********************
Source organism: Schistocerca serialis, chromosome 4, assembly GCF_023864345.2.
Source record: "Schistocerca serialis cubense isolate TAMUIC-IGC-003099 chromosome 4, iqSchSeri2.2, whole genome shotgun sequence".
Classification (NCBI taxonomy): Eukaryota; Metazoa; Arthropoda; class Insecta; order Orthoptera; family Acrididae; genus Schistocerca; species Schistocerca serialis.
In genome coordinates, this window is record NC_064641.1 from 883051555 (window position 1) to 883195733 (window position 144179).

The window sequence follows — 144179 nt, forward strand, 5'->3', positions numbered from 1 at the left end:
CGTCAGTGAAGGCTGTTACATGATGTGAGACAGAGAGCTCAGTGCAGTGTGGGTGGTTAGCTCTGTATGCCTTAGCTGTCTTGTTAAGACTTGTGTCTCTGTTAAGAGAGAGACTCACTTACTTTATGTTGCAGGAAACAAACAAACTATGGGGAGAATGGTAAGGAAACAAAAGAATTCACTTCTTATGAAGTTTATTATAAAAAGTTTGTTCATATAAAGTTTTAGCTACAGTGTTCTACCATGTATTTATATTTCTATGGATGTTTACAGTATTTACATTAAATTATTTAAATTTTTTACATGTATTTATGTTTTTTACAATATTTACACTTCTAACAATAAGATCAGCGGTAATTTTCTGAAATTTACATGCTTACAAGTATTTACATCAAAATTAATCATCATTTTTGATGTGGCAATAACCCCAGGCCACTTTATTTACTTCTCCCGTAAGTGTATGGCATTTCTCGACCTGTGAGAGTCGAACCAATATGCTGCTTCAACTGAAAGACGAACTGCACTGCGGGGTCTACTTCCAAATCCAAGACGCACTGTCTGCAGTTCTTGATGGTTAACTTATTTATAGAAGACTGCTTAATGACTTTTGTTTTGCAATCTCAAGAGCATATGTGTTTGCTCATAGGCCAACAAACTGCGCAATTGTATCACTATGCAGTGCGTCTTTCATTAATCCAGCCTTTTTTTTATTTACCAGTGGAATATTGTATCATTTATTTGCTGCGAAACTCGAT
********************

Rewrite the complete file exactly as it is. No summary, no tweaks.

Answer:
Source organism: Schistocerca serialis, chromosome 4, assembly GCF_023864345.2.
Source record: "Schistocerca serialis cubense isolate TAMUIC-IGC-003099 chromosome 4, iqSchSeri2.2, whole genome shotgun sequence".
Classification (NCBI taxonomy): Eukaryota; Metazoa; Arthropoda; class Insecta; order Orthoptera; family Acrididae; genus Schistocerca; species Schistocerca serialis.
In genome coordinates, this window is record NC_064641.1 from 883051555 (window position 1) to 883195733 (window position 144179).

The window sequence follows — 144179 nt, forward strand, 5'->3', positions numbered from 1 at the left end:
CGTCAGTGAAGGCTGTTACATGATGTGAGACAGAGAGCTCAGTGCAGTGTGGGTGGTTAGCTCTGTATGCCTTAGCTGTCTTGTTAAGACTTGTGTCTCTGTTAAGAGAGAGACTCACTTACTTTATGTTGCAGGAAACAAACAAACTATGGGGAGAATGGTAAGGAAACAAAAGAATTCACTTCTTATGAAGTTTATTATAAAAAGTTTGTTCATATAAAGTTTTAGCTACAGTGTTCTACCATGTATTTATATTTCTATGGATGTTTACAGTATTTACATTAAATTATTTAAATTTTTTACATGTATTTATGTTTTTTACAATATTTACACTTCTAACAATAAGATCAGCGGTAATTTTCTGAAATTTACATGCTTACAAGTATTTACATCAAAATTAATCATCATTTTTGATGTGGCAATAACCCCAGGCCACTTTATTTACTTCTCCCGTAAGTGTATGGCATTTCTCGACCTGTGAGAGTCGAACCAATATGCTGCTTCAACTGAAAGACGAACTGCACTGCGGGGTCTACTTCCAAATCCAAGACGCACTGTCTGCAGTTCTTGATGGTTAACTTATTTATAGAAGACTGCTTAATGACTTTTGTTTTGCAATCTCAAGAGCATATGTGTTTGCTCATAGGCCAACAAACTGCGCAATTGTATCACTATGCAGTGCGTCTTTCATTAATCCAGCCTTTTTTTTATTTACCAGTGGAATATTGTATCATTTATTTGCTGCGAAACTCGAT